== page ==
1911 Encyclopædia Britannica/Hameln
HAMELN, a town of Germany, in the Prussian province of Hanover, at the confluence of the Weser and Hamel, 33 m. S.W. of Hanover, on the line to Altenbeken, which here effects a junction with railways to Löhne and Brunswick. Pop. (1905) 20,736. It has a venerable appearance and has many interesting and picturesque houses. The chief public buildings of interest are the minster, dedicated to St Boniface and restored in 1870–1875; the town hall; the so-called Rattenfängerhaus (rat-catcher’s house) with mural frescoes illustrating the legend (see below); and the Hochzeitshaus (wedding house) with beautiful gables. There are classical, modern and commercial schools. The principal industries are the manufacture of paper, leather, chemicals and tobacco, sugar refining, shipbuilding and salmon fishing. By the steamboats on the Weser there is communication with Karlshafen and Minden. In order to avoid the dangerous part of the river near the town a channel was cut in 1734, the repairing and deepening of which, begun in 1868, was completed in 1873. The Weser is here crossed by an iron suspension bridge 830 ft. in length, supported by a pier erected on an island in the middle of the river.
The older name of Hameln was Hameloa or Hamelowe, and the town owes its origin to an abbey. It existed as a town as early as the 11th century, and in 1259 it was sold by the abbot of Fulda to the bishop of Minden, afterwards passing under the protection of the dukes of Brunswick. About 1540 the Reformation gained an entrance into the town, which was taken by both parties during the Thirty Years’ War. In 1757 it capitulated to the French, who, however, vacated it in the following year. Its fortifications were strengthened in 1766 by the erection of Fort George, on an eminence to the west of the town, across the river. On the capitulation of the Hanoverian army in 1803 Hameln fell into the hands of the French; it was retaken by the Prussians in 1806, but, after the battle of Jena, again passed to the French, who dismantled the fortifications and incorporated the town in the kingdom of Westphalia. In 1814 it again became Hanoverian, but in 1866 fell with that kingdom to Prussia.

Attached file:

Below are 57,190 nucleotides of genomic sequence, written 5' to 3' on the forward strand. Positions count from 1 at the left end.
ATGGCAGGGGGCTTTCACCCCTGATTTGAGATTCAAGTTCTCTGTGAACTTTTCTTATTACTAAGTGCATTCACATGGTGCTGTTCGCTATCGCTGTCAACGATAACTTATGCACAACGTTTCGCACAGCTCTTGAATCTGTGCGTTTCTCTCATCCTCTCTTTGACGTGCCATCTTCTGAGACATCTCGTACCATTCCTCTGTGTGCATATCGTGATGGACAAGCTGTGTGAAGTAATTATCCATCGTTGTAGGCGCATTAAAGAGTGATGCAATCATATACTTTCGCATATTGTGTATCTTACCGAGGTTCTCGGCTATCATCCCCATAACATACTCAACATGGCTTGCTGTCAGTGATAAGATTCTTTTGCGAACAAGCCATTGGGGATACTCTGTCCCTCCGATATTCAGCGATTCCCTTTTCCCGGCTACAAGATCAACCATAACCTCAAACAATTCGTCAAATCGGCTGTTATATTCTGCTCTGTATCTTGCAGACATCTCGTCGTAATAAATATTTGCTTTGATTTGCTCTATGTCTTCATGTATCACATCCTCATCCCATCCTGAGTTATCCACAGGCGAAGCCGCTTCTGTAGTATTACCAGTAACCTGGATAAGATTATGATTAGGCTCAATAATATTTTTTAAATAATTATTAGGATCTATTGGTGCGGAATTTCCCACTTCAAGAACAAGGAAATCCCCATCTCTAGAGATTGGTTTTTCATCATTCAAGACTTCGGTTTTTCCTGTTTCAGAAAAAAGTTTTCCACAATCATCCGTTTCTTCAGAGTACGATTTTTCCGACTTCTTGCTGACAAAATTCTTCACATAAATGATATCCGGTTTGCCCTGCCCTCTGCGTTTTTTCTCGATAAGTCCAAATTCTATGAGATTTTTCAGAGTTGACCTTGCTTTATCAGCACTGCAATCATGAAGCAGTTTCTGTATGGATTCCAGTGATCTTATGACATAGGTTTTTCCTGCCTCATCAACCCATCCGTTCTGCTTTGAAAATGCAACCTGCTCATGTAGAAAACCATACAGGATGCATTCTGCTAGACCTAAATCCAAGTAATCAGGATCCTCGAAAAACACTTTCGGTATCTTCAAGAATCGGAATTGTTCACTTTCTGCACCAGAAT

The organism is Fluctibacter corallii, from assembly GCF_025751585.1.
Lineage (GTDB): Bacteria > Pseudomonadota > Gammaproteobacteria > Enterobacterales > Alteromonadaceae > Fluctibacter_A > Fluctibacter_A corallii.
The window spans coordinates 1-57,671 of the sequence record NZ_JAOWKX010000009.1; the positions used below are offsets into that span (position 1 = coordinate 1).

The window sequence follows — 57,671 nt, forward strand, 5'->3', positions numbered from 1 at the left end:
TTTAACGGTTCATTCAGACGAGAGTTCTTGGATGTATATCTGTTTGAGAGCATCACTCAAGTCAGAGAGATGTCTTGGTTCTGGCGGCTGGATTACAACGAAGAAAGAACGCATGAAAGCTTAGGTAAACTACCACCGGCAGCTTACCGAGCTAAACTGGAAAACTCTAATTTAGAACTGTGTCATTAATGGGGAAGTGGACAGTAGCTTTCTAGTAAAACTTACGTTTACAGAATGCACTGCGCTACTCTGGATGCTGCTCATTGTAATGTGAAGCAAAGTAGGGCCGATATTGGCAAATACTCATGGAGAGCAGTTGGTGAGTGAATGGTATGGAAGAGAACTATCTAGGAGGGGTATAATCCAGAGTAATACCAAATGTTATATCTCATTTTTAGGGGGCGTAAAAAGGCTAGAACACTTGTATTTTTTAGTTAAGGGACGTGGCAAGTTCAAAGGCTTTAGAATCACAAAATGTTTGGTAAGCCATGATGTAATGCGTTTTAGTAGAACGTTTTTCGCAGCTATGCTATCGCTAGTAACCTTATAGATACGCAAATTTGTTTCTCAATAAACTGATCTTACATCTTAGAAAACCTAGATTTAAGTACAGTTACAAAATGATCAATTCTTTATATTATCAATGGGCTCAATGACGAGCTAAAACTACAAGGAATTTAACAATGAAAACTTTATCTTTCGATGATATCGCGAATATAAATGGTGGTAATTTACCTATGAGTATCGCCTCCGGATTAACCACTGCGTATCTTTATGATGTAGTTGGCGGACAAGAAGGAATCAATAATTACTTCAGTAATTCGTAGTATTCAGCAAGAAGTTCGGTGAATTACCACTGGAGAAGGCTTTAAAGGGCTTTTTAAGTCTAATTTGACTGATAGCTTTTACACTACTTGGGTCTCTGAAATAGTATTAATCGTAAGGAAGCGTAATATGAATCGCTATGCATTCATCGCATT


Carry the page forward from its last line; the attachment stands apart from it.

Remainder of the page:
Legend of the Pied Piper.—Hameln is famed as the scene of the myth of the piper of Hameln. According to the legend, the town in the year 1284 was infested by a terrible plague of rats. One day there appeared upon the scene a piper clad in a fantastic suit, who offered for a certain sum of money to charm all the vermin into the Weser. His conditions were agreed to, but after he had fulfilled his promise the inhabitants, on the ground that he was a sorcerer, declined to fulfil their part of the bargain, whereupon on the 26th of June he reappeared in the streets of the town, and putting his pipe to his lips began a soft and curious strain. This drew all the children after him and he led them out of the town to the Koppelberg hill, in the side of which a door suddenly opened, by which he entered and the children after him, all but one who was lame and could not follow fast enough to reach the door before it shut again. Some trace the origin of the legend to the Children’s Crusade of 1211; others to an abduction of children; and others to a dancing mania which seized upon some of the young people of Hameln who left the town on a mad pilgrimage from which they never returned. For a considerable time the town dated its public documents from the event. The story is the subject of a poem by Robert Browning, and also of one by Julius Wolff. Curious evidence that the story rests on a basis of truth is given by the fact that the Koppelberg is not one of the imposing hills by which Hameln is surrounded, but no more than a slight elevation of the ground, barely high enough to hide the children from view as they left the town.
See C. Langlotz, Geschichte der Stadt Hameln (Hameln, 1888 fol.); Sprenger, Geschichte der Stadt Hameln (1861); O. Meinardus, Der historische Kern der Rattenfängersage (Hameln, 1882); Jostes, Der Rattenfänger von Hameln (Bonn, 1885); and S. Baring-Gould, Curious Myths of the Middle Ages (1868).